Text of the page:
You might not realize it at the time, but eventually your body will slowly shut down. The fatigue and emotional strain will bring on lots of different kinds of aliments. Science is proving this, but the human egos keep trying to think they are unaffected by this stress.
You might let your ego persuade you that you HAVE to do all these things on your day off, because the ego wants you to think that you are just THAT important and the life of your family would not be worth living if it wasn’t for you micromanaging every minute of their day. Well, that is just totally your ego talking. You have to learn to determine what is important and what isn’t. Our bodies can’t afford the price of this crazy lifestyle no matter how attractive it might be to your ego.
I know you are thinking, “Well, how do I slow down when I have so many responsibilities?” This is definitely not going to be easy. You are dealing with deeply imbedded behavior patterns that were probably implanted when you were a child and your parents did the same thing for you. Just because that is how you were raised doesn’t make it right. You have to make the changes for yourself and your own children so that they stop this cycle of running ragged and biting off more than they can chew.
You have to make a conscious decision to make this lifestyle change. You have to decide that you want a different way of life. You have to choose to let your ego stop running your household, and let your true self take over. When we let our ego constantly make us rush, and trying to squeezing every minute of daylight we are letting it rob ourselves of our own precious vitality. When we let go of our ego and are calm and rested with our priorities in line, we glow of strength and beauty.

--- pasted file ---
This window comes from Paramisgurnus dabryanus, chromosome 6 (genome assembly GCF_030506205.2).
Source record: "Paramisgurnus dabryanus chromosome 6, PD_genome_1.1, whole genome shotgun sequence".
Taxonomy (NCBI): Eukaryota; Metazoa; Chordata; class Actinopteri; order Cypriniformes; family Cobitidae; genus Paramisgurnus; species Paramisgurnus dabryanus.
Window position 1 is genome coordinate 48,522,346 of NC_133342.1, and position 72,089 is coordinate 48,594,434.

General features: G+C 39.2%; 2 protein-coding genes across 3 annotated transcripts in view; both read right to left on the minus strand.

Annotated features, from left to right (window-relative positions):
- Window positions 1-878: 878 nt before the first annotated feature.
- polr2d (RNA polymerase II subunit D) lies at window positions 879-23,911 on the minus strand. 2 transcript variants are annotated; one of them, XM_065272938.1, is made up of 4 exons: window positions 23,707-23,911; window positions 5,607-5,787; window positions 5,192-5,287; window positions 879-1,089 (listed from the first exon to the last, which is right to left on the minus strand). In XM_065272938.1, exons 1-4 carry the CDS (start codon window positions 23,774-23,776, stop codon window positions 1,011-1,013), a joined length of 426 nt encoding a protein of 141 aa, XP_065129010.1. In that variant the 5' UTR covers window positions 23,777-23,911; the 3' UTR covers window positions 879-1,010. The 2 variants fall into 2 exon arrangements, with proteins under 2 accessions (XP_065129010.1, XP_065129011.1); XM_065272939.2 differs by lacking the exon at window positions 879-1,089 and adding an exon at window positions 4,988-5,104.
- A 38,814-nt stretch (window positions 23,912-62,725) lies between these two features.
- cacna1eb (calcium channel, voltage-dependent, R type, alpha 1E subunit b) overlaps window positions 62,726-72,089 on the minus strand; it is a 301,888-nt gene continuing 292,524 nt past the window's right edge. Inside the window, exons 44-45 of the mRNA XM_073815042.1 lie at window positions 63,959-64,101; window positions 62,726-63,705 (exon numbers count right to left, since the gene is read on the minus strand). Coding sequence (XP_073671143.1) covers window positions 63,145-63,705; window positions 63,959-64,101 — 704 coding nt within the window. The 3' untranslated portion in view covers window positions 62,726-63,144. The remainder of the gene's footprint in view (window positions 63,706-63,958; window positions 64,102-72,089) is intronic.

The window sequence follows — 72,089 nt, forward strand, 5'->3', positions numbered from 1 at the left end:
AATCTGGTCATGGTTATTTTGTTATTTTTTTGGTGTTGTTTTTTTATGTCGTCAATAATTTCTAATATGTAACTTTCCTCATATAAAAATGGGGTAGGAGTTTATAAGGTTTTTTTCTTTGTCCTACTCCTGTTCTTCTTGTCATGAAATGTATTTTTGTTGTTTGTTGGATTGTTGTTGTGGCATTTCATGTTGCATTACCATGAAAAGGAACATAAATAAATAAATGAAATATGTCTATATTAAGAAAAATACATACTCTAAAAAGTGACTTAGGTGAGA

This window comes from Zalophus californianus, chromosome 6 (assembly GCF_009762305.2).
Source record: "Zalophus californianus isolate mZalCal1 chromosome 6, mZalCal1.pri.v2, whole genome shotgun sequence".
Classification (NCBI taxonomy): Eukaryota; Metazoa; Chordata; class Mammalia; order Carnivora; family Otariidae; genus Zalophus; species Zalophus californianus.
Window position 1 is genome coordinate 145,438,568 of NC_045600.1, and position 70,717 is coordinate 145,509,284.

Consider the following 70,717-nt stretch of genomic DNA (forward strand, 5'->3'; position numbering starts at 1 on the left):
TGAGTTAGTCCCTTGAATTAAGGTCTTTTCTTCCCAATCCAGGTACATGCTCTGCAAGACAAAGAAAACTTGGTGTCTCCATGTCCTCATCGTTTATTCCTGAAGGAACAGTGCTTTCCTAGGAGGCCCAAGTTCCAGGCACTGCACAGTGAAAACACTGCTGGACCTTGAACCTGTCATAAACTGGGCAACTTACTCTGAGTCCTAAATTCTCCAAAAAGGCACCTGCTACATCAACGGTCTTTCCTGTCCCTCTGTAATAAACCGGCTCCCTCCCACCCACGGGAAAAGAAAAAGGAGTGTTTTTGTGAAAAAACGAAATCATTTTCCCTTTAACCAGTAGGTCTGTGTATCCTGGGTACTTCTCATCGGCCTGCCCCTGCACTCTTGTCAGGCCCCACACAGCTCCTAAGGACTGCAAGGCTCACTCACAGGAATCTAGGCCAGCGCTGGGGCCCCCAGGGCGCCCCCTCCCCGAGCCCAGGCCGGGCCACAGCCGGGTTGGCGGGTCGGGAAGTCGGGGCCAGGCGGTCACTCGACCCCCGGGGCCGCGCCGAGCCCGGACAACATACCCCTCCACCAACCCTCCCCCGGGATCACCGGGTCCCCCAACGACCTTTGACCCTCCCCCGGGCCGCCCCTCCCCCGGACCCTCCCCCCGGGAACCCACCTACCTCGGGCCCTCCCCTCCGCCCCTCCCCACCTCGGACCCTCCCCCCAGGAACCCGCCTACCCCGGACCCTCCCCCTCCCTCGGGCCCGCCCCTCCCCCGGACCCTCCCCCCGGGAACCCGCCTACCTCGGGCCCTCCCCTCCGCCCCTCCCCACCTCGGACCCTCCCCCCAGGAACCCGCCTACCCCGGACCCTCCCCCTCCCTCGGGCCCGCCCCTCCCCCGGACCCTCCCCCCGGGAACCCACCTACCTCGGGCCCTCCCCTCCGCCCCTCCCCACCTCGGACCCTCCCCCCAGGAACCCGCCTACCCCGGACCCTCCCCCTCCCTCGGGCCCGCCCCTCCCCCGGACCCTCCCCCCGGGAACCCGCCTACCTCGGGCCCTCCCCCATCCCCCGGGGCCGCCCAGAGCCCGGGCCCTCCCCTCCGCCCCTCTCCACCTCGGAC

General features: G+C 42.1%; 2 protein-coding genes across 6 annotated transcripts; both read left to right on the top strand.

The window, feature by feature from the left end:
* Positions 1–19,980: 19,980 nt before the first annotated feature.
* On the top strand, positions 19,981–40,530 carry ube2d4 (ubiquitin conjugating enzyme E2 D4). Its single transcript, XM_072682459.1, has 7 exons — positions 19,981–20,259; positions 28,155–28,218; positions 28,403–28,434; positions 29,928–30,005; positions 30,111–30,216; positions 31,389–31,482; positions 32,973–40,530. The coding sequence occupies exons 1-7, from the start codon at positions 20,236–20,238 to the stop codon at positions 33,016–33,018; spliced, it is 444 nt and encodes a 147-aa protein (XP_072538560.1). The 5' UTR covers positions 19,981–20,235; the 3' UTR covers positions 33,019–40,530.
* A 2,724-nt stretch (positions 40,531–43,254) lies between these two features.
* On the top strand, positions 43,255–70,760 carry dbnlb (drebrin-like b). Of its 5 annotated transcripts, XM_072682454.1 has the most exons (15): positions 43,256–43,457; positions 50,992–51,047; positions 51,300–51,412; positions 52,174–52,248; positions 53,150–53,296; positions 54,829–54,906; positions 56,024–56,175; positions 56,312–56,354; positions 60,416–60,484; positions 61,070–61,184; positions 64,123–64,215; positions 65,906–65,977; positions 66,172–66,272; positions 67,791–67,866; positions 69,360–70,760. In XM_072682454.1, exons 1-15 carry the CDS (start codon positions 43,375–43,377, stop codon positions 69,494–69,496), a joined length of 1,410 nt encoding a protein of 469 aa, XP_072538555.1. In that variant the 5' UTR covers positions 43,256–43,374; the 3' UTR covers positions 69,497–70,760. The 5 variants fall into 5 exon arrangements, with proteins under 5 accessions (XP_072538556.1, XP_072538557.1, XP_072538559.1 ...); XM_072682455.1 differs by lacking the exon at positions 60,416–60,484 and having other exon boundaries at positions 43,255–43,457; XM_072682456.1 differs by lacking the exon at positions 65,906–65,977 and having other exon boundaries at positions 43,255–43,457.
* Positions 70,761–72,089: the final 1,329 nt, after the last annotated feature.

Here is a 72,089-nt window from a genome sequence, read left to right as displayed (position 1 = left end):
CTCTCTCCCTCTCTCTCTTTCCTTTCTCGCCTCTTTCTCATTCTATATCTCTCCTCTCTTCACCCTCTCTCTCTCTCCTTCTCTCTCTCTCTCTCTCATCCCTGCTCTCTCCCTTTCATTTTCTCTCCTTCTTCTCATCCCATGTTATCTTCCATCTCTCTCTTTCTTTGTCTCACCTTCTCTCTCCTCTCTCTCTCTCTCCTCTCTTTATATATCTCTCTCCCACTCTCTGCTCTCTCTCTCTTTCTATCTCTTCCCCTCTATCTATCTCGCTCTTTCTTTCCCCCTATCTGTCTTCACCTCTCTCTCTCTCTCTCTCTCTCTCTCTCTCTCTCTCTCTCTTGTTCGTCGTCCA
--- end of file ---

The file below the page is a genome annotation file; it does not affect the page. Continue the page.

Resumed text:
Instead of being like my little baby squirrel and biting of more than you can chew, try to start feeding your soul every morning with some sort of routine to calm your ego for the day. Sit in silence and meditate. Read a spiritual text that talks to you. If you start your day off squirrely, your whole day will go squirrely, but if you start your day off relaxed and tapped into your true self, your day will follow suit.
Continue your day in this manner. Slow down at work. Remember to ask yourself, is this important or am I just doing it to boost my ego? At meal times, take the time to enjoy your food. Relax over your meal. Try to stop multi-tasking while you eat. Your body needs that time to energize itself. Determine what is important to be doing in your free time and don’t be scared to ask people for help.
Let go of that squirrely ego that is torturing your days. Relax and enjoy this trip called life, and don’t let it stress you out! As Buddha once said, “Happy are those who have overcome their egos; happy are those who have attained peace; happy are those who have found the Truth.” Find your happiness and peace today!